Europe’s top central banker Monday promised greater transparency in its communications with the European Parliament, stepping up efforts to enhance public accountability following a rebuke from a German court back in May.
Effective immediately, the European Central Bank (ECB) will publish “the opinions of the ECB Ethics Committee for cases of conflict of interest and post-mandate gainful employment by members” of the Bank’s top policy-setting committees, ECB President Christine Lagarde told the European Parliament’s Committee on Monetary and Economic Affairs.
The ECB drew fire from Germany’s constitutional court earlier this year, which ruled that the ECB overstepped its mandate when engaging in asset purchases and demanded the Bank prove the efficacy of the programme.
However, it’s the European Commission that has encountered more public outcry in the area of “post-mandate gainful employment.”
Former President Jose Manual Barroso was rebuked by the EU watchdog for taking a job with Goldman Sachs after his decade in office ended in 2014.
The ECB President did not provide any forward guidance on monetary policy, but repeated warnings that the eurozone’s economic recovery “remains incomplete, uncertain and uneven”.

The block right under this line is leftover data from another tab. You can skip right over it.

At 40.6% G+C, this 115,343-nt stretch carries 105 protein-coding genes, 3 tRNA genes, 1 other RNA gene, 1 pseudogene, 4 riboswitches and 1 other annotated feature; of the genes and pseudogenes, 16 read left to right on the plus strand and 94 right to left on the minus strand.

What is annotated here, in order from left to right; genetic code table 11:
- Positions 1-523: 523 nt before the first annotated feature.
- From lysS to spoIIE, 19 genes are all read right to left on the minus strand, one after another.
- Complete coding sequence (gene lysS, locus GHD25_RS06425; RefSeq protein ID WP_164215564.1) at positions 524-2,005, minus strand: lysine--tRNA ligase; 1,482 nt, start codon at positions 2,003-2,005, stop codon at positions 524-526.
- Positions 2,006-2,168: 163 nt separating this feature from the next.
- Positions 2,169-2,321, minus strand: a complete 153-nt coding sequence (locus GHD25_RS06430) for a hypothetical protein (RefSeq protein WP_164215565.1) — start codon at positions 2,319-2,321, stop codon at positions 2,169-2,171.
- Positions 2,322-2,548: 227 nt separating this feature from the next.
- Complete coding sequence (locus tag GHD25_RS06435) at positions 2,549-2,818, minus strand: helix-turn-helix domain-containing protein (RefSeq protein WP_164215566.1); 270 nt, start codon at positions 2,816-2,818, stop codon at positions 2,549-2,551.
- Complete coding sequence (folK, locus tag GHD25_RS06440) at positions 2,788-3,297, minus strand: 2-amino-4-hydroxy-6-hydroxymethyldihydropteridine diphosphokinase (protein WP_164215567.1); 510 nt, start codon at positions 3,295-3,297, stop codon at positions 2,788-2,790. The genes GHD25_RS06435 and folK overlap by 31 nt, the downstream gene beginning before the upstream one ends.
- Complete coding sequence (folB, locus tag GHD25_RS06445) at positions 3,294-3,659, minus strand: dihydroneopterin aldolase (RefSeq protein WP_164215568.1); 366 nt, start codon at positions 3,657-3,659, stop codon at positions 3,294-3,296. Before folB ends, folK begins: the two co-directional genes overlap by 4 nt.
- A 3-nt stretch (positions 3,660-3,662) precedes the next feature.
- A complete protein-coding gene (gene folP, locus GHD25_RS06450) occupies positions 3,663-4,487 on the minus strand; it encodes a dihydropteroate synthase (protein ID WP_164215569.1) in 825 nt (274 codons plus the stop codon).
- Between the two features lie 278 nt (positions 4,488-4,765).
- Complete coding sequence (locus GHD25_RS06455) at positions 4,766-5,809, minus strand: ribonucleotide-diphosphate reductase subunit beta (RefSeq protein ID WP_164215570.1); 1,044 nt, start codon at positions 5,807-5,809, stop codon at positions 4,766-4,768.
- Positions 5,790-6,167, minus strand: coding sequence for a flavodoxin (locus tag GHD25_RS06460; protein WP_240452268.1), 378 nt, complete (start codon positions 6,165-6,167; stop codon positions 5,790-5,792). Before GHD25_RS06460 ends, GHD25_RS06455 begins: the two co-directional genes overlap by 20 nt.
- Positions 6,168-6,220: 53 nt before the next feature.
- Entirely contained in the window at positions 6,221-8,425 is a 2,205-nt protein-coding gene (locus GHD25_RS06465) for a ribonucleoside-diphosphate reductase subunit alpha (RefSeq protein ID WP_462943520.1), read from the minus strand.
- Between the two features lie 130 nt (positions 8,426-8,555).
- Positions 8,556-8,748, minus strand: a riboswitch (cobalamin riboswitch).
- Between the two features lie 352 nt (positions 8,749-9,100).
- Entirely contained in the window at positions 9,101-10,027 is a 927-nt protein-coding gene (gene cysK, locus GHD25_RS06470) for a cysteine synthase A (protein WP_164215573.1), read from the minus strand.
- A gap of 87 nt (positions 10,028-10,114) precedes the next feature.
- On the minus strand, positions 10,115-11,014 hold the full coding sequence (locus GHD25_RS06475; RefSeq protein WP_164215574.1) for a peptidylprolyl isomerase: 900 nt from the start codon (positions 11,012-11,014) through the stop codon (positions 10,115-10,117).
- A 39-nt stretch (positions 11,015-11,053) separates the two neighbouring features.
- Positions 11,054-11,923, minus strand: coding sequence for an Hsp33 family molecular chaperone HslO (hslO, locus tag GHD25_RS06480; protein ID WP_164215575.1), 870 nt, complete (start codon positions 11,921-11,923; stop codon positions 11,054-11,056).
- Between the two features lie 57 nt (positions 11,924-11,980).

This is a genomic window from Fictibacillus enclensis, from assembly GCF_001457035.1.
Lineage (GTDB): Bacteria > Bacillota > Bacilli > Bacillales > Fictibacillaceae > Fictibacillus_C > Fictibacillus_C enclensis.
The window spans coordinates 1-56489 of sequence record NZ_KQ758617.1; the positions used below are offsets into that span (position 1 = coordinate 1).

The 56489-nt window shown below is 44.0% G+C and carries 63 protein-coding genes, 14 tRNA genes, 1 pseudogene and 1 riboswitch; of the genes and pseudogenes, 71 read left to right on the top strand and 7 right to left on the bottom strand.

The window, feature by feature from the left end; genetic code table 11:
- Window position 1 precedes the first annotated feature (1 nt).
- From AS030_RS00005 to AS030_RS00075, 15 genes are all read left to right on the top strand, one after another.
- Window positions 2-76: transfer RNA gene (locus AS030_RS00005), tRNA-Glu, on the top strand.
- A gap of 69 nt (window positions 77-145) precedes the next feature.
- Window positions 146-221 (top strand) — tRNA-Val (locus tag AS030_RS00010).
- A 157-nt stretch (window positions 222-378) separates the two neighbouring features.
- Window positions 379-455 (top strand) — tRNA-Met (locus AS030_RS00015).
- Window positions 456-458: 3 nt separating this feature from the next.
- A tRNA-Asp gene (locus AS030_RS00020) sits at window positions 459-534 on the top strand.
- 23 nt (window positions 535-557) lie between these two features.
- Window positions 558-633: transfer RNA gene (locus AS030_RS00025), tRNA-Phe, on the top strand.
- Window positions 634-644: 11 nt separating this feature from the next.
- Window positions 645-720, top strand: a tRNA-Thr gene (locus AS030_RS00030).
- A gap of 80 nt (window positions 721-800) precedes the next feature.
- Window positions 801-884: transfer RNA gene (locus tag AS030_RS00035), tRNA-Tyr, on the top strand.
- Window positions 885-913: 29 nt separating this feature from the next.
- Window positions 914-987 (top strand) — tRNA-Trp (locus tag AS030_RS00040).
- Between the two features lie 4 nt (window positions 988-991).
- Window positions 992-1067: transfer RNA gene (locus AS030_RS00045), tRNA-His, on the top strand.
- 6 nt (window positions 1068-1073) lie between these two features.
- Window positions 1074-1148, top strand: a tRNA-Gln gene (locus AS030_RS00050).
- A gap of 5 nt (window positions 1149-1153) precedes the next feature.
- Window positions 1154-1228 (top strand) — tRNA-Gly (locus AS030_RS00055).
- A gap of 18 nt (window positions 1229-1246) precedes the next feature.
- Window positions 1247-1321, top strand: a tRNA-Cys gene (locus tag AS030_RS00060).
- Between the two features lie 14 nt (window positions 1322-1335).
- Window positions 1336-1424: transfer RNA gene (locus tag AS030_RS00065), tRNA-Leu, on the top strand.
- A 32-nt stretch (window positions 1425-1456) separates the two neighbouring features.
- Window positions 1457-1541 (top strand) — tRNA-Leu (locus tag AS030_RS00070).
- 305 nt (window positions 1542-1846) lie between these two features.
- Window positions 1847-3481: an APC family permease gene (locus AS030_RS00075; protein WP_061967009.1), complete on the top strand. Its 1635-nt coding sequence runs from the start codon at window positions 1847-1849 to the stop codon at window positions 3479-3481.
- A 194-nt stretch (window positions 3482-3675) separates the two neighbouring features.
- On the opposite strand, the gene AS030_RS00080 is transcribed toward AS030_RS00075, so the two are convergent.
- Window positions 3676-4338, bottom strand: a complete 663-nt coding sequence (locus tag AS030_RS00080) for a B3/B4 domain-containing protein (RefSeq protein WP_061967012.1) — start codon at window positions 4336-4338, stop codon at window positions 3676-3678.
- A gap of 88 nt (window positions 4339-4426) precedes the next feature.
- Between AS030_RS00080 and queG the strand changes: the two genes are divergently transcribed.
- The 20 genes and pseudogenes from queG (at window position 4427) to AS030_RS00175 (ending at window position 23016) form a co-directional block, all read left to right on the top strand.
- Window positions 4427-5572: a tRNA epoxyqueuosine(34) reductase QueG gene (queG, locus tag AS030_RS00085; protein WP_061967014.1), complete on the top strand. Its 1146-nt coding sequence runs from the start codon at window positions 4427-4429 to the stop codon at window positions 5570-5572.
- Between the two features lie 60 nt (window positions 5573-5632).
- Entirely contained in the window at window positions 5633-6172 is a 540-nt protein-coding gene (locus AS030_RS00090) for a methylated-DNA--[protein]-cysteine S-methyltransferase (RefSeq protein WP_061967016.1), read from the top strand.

She also cautioned that “the strength of the recovery remains highly dependent on the evolution of the COVID-19 pandemic and the success of containment policies”. A number of European nations have recently reimposed restrictions on regions experiencing a high rate of transmission of the virus, with large numbers of Spanish and French citizens now under partial lockdown.
Lagarde did acknowledge that inflation “is expected to remain negative over the coming months”, after falling by an annual rate of 0.2% in August. Many European economists have queried the ECB’s seemingly relaxed attitude toward its failure to reach its inflation target of close to below 2%. September inflation data are due on Friday.